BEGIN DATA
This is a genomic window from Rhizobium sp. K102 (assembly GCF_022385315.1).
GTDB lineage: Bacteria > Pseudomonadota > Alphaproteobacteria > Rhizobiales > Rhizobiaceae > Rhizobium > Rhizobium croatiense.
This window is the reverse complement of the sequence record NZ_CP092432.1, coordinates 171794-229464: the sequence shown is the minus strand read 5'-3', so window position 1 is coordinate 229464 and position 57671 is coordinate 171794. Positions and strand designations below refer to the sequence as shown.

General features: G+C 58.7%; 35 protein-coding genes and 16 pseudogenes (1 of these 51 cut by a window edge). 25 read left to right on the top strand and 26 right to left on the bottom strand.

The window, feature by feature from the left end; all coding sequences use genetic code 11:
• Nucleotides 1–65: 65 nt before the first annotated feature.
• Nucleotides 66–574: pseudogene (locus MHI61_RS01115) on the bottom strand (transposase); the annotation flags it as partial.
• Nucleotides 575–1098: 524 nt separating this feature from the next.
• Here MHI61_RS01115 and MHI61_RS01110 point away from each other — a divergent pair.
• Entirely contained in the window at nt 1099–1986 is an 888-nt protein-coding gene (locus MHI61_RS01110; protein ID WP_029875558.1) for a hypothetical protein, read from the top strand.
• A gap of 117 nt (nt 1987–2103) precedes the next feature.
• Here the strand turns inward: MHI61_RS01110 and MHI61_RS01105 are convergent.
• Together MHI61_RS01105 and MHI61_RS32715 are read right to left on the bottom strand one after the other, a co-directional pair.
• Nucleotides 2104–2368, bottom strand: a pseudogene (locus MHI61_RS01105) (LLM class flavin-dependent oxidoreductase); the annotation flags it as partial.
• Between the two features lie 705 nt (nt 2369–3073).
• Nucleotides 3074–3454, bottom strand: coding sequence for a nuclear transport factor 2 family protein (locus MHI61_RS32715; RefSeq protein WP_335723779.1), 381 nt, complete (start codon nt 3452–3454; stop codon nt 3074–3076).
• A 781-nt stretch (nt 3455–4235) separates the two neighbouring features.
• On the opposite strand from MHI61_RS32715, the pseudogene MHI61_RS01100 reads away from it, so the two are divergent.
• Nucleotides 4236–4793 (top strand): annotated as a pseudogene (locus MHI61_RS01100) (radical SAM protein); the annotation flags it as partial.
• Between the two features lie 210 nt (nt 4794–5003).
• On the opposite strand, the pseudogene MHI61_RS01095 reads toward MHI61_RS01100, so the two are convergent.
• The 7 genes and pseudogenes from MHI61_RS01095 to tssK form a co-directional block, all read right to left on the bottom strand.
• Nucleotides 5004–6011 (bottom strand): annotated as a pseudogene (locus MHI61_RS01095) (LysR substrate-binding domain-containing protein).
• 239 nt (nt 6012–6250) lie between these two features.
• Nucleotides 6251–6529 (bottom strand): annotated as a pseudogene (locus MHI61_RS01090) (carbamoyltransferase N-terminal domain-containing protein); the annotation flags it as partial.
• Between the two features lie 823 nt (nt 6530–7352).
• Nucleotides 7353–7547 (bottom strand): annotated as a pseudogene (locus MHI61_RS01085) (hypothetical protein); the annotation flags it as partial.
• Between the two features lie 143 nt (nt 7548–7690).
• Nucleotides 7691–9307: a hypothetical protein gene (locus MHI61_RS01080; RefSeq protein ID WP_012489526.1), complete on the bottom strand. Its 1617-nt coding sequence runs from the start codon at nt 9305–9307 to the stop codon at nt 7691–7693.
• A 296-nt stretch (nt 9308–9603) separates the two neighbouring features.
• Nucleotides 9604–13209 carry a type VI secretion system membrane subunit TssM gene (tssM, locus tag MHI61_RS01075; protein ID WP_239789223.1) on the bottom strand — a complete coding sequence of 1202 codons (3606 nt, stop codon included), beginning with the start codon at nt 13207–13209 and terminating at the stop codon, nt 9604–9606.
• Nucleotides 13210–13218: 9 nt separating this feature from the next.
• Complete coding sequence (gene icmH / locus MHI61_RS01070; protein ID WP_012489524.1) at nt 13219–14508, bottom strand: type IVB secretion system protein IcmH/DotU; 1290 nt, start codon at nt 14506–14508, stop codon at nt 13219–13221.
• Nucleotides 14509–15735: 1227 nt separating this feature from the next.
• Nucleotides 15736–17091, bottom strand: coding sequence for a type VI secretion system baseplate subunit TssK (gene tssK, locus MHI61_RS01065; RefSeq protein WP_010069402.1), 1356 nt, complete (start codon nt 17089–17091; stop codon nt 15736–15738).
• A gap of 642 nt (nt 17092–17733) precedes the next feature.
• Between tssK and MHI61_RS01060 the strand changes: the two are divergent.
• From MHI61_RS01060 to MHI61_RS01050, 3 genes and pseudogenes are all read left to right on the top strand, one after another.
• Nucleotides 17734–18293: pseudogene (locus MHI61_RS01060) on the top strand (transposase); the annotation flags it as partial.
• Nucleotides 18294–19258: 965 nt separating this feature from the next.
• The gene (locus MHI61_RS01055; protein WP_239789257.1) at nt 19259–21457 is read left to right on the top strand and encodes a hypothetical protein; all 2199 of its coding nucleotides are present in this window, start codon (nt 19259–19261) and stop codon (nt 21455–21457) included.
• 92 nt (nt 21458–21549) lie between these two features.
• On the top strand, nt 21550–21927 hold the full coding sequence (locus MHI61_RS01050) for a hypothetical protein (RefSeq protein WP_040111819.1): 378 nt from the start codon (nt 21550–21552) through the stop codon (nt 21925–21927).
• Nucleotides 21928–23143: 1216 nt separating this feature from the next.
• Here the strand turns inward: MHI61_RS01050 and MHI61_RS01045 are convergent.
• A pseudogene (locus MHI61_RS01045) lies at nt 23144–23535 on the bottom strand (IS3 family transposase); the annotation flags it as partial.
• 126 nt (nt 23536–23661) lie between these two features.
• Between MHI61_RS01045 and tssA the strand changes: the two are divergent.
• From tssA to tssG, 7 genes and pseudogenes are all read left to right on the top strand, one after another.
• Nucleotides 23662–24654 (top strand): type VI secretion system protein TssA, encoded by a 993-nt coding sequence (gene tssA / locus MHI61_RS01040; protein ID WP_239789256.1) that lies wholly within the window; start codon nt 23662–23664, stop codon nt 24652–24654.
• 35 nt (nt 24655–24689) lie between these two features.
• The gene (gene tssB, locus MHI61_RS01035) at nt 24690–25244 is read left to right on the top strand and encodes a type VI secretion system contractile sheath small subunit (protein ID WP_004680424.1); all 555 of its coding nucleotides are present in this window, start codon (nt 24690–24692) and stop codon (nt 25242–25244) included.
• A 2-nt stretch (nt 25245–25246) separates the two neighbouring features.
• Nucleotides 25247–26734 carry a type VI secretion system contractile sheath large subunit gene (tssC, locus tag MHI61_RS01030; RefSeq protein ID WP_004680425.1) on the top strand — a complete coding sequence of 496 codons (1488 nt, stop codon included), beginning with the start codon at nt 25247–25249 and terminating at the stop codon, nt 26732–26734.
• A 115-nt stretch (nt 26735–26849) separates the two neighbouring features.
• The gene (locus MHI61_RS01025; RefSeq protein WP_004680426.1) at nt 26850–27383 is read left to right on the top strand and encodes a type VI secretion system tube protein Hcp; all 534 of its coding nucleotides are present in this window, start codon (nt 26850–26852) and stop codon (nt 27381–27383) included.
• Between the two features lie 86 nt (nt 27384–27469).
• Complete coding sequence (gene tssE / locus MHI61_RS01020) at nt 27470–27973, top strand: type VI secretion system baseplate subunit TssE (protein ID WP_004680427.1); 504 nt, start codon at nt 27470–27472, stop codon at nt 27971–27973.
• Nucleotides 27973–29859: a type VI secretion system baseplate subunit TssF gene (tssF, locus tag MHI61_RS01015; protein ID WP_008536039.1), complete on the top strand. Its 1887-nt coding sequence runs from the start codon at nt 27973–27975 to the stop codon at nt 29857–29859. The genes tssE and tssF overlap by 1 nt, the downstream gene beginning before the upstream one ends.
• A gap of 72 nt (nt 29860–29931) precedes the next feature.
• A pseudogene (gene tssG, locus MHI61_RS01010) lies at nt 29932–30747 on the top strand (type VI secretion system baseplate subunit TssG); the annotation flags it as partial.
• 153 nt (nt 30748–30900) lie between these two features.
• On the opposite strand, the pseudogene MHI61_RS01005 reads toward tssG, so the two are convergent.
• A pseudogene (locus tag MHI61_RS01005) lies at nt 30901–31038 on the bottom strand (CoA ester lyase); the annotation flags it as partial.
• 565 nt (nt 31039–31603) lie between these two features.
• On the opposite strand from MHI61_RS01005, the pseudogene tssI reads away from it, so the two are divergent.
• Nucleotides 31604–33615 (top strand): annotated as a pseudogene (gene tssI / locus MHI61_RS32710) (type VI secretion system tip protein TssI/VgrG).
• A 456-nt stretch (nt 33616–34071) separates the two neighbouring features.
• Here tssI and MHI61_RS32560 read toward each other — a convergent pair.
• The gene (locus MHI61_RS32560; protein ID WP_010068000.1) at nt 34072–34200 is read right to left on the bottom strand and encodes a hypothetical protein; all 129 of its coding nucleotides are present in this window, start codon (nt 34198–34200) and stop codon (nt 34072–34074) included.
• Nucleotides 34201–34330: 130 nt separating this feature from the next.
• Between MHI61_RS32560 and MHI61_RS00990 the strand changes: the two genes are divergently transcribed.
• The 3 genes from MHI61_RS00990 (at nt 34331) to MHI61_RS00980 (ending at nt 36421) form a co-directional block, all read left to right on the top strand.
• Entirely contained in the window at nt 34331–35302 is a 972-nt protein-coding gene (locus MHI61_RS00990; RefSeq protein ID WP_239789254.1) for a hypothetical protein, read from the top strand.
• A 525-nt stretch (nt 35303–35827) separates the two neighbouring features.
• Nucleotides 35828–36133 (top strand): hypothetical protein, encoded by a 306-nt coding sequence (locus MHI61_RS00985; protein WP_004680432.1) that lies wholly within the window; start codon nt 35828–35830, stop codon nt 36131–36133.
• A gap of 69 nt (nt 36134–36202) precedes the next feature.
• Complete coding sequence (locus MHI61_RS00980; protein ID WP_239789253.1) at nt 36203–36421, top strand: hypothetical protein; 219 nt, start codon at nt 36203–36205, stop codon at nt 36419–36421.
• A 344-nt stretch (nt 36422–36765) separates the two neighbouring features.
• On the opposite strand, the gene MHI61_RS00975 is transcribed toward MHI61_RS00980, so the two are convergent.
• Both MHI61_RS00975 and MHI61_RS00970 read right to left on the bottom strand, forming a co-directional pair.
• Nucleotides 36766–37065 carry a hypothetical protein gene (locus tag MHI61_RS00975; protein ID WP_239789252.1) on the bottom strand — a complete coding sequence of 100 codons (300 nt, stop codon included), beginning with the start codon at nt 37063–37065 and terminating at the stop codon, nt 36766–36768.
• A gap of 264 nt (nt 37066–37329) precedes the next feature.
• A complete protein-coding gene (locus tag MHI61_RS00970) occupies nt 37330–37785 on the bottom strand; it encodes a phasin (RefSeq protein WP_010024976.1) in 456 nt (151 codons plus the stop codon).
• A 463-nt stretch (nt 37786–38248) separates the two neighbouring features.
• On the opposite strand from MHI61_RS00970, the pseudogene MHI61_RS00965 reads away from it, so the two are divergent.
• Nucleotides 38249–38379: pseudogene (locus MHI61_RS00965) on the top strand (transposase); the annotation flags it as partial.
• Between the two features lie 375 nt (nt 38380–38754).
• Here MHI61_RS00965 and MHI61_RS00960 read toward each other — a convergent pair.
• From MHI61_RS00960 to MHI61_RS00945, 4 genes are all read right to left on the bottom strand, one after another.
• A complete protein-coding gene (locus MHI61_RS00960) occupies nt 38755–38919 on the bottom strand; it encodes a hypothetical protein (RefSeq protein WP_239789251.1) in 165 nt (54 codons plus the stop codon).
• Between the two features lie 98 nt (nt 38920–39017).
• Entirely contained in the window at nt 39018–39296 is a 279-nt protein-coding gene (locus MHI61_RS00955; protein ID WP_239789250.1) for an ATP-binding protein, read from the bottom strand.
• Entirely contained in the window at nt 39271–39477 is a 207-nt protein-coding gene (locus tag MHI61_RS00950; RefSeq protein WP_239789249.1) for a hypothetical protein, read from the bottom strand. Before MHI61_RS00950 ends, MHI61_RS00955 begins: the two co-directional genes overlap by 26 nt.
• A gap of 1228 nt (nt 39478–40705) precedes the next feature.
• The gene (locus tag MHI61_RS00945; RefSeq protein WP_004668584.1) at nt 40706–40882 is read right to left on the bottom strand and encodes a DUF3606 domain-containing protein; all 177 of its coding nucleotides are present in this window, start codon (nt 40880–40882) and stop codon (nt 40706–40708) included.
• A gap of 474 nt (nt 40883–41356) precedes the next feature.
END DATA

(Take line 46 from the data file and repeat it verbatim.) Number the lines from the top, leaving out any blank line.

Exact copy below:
• A pseudogene (locus MHI61_RS01045) lies at nt 23144–23535 on the bottom strand (IS3 family transposase); the annotation flags it as partial.